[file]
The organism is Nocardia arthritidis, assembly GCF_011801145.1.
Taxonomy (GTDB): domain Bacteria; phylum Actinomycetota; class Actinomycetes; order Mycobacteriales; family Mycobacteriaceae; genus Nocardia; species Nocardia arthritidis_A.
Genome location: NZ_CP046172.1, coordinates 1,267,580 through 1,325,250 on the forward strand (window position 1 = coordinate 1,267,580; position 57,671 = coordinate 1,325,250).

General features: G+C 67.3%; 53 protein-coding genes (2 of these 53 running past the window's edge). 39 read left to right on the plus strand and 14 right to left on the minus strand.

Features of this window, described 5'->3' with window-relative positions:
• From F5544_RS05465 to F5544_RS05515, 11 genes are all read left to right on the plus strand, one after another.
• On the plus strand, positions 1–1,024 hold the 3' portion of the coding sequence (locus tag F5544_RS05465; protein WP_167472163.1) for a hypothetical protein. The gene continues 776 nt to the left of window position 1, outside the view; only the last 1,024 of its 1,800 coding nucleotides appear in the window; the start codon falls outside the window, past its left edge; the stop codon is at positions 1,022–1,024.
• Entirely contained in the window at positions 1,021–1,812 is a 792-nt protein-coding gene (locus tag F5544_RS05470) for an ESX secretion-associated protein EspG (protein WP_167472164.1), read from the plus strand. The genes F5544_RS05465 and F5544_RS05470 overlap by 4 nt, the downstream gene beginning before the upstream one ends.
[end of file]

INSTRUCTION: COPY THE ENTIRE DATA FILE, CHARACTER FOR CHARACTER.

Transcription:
The organism is Nocardia arthritidis, assembly GCF_011801145.1.
Taxonomy (GTDB): domain Bacteria; phylum Actinomycetota; class Actinomycetes; order Mycobacteriales; family Mycobacteriaceae; genus Nocardia; species Nocardia arthritidis_A.
Genome location: NZ_CP046172.1, coordinates 1,267,580 through 1,325,250 on the forward strand (window position 1 = coordinate 1,267,580; position 57,671 = coordinate 1,325,250).

General features: G+C 67.3%; 53 protein-coding genes (2 of these 53 running past the window's edge). 39 read left to right on the plus strand and 14 right to left on the minus strand.

Features of this window, described 5'->3' with window-relative positions:
• From F5544_RS05465 to F5544_RS05515, 11 genes are all read left to right on the plus strand, one after another.
• On the plus strand, positions 1–1,024 hold the 3' portion of the coding sequence (locus tag F5544_RS05465; protein WP_167472163.1) for a hypothetical protein. The gene continues 776 nt to the left of window position 1, outside the view; only the last 1,024 of its 1,800 coding nucleotides appear in the window; the start codon falls outside the window, past its left edge; the stop codon is at positions 1,022–1,024.
• Entirely contained in the window at positions 1,021–1,812 is a 792-nt protein-coding gene (locus tag F5544_RS05470) for an ESX secretion-associated protein EspG (protein WP_167472164.1), read from the plus strand. The genes F5544_RS05465 and F5544_RS05470 overlap by 4 nt, the downstream gene beginning before the upstream one ends.